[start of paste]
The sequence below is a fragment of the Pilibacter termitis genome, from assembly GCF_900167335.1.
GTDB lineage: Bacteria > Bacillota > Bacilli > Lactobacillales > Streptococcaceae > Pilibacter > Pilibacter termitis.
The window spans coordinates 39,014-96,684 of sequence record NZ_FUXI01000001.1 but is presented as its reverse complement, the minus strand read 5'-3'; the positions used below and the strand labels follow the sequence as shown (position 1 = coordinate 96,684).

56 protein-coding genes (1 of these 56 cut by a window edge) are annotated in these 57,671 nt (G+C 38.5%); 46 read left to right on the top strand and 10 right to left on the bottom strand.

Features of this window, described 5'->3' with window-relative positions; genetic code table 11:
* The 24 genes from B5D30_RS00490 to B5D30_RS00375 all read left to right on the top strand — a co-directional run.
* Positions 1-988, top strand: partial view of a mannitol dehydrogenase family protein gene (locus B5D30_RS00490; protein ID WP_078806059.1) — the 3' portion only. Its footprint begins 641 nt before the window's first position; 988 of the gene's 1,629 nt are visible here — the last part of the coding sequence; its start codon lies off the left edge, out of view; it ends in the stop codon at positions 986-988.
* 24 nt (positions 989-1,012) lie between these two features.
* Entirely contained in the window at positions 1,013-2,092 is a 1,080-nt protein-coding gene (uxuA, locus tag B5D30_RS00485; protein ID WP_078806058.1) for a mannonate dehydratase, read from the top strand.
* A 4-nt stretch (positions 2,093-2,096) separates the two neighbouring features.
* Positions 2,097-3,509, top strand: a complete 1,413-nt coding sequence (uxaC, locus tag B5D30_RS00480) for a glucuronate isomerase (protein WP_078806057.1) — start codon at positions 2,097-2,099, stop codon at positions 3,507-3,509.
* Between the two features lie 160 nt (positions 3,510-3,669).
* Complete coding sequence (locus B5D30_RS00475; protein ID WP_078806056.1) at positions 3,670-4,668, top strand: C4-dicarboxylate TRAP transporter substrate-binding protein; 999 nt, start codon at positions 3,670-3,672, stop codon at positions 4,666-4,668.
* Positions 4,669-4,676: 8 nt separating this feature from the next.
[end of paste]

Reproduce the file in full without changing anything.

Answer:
The sequence below is a fragment of the Pilibacter termitis genome, from assembly GCF_900167335.1.
GTDB lineage: Bacteria > Bacillota > Bacilli > Lactobacillales > Streptococcaceae > Pilibacter > Pilibacter termitis.
The window spans coordinates 39,014-96,684 of sequence record NZ_FUXI01000001.1 but is presented as its reverse complement, the minus strand read 5'-3'; the positions used below and the strand labels follow the sequence as shown (position 1 = coordinate 96,684).

56 protein-coding genes (1 of these 56 cut by a window edge) are annotated in these 57,671 nt (G+C 38.5%); 46 read left to right on the top strand and 10 right to left on the bottom strand.

Features of this window, described 5'->3' with window-relative positions; genetic code table 11:
* The 24 genes from B5D30_RS00490 to B5D30_RS00375 all read left to right on the top strand — a co-directional run.
* Positions 1-988, top strand: partial view of a mannitol dehydrogenase family protein gene (locus B5D30_RS00490; protein ID WP_078806059.1) — the 3' portion only. Its footprint begins 641 nt before the window's first position; 988 of the gene's 1,629 nt are visible here — the last part of the coding sequence; its start codon lies off the left edge, out of view; it ends in the stop codon at positions 986-988.
* 24 nt (positions 989-1,012) lie between these two features.
* Entirely contained in the window at positions 1,013-2,092 is a 1,080-nt protein-coding gene (uxuA, locus tag B5D30_RS00485; protein ID WP_078806058.1) for a mannonate dehydratase, read from the top strand.
* A 4-nt stretch (positions 2,093-2,096) separates the two neighbouring features.
* Positions 2,097-3,509, top strand: a complete 1,413-nt coding sequence (uxaC, locus tag B5D30_RS00480) for a glucuronate isomerase (protein WP_078806057.1) — start codon at positions 2,097-2,099, stop codon at positions 3,507-3,509.
* Between the two features lie 160 nt (positions 3,510-3,669).
* Complete coding sequence (locus B5D30_RS00475; protein ID WP_078806056.1) at positions 3,670-4,668, top strand: C4-dicarboxylate TRAP transporter substrate-binding protein; 999 nt, start codon at positions 3,670-3,672, stop codon at positions 4,666-4,668.
* Positions 4,669-4,676: 8 nt separating this feature from the next.